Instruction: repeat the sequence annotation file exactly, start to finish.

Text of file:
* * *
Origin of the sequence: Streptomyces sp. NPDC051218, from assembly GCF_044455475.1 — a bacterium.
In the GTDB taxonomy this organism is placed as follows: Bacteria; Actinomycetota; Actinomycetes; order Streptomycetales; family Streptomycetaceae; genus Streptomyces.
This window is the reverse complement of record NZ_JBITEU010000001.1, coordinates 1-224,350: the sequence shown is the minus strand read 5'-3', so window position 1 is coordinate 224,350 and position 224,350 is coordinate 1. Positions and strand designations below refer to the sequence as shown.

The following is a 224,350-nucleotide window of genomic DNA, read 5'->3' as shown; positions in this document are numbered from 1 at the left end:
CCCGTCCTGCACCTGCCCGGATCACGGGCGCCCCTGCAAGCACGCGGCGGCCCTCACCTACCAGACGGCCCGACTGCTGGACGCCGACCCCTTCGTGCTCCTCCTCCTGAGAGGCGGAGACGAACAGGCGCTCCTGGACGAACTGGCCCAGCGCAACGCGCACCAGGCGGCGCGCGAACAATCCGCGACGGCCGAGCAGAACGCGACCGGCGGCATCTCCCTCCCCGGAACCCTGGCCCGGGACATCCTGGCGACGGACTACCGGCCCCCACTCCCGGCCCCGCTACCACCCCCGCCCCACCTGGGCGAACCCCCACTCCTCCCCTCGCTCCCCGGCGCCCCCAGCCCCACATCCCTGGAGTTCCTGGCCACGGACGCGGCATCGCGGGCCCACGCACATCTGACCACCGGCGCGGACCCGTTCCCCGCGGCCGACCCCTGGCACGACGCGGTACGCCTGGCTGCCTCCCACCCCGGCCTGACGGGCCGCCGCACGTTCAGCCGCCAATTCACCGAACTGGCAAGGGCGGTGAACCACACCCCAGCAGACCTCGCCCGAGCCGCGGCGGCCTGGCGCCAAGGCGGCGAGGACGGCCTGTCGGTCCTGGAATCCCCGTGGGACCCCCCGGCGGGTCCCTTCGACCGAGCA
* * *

Origin of the sequence: Streptomyces sp. NPDC051218, from assembly GCF_044455475.1 — a bacterium.
In the GTDB taxonomy this organism is placed as follows: Bacteria; Actinomycetota; Actinomycetes; order Streptomycetales; family Streptomycetaceae; genus Streptomyces.
This window is the reverse complement of record NZ_JBITEU010000001.1, coordinates 1-224,350: the sequence shown is the minus strand read 5'-3', so window position 1 is coordinate 224,350 and position 224,350 is coordinate 1. Positions and strand designations below refer to the sequence as shown.

The following is a 224,350-nucleotide window of genomic DNA, read 5'->3' as shown; positions in this document are numbered from 1 at the left end:
CCCGTCCTGCACCTGCCCGGATCACGGGCGCCCCTGCAAGCACGCGGCGGCCCTCACCTACCAGACGGCCCGACTGCTGGACGCCGACCCCTTCGTGCTCCTCCTCCTGAGAGGCGGAGACGAACAGGCGCTCCTGGACGAACTGGCCCAGCGCAACGCGCACCAGGCGGCGCGCGAACAATCCGCGACGGCCGAGCAGAACGCGACCGGCGGCATCTCCCTCCCCGGAACCCTGGCCCGGGACATCCTGGCGACGGACTACCGGCCCCCACTCCCGGCCCCGCTACCACCCCCGCCCCACCTGGGCGAACCCCCACTCCTCCCCTCGCTCCCCGGCGCCCCCAGCCCCACATCCCTGGAGTTCCTGGCCACGGACGCGGCATCGCGGGCCCACGCACATCTGACCACCGGCGCGGACCCGTTCCCCGCGGCCGACCCCTGGCACGACGCGGTACGCCTGGCTGCCTCCCACCCCGGCCTGACGGGCCGCCGCACGTTCAGCCGCCAATTCACCGAACTGGCAAGGGCGGTGAACCACACCCCAGCAGACCTCGCCCGAGCCGCGGCGGCCTGGCGCCAAGGCGGCGAGGACGGCCTGTCGGTCCTGGAATCCCCGTGGGACCCCCCGGCGGGTCCCTTCGACCGAGCA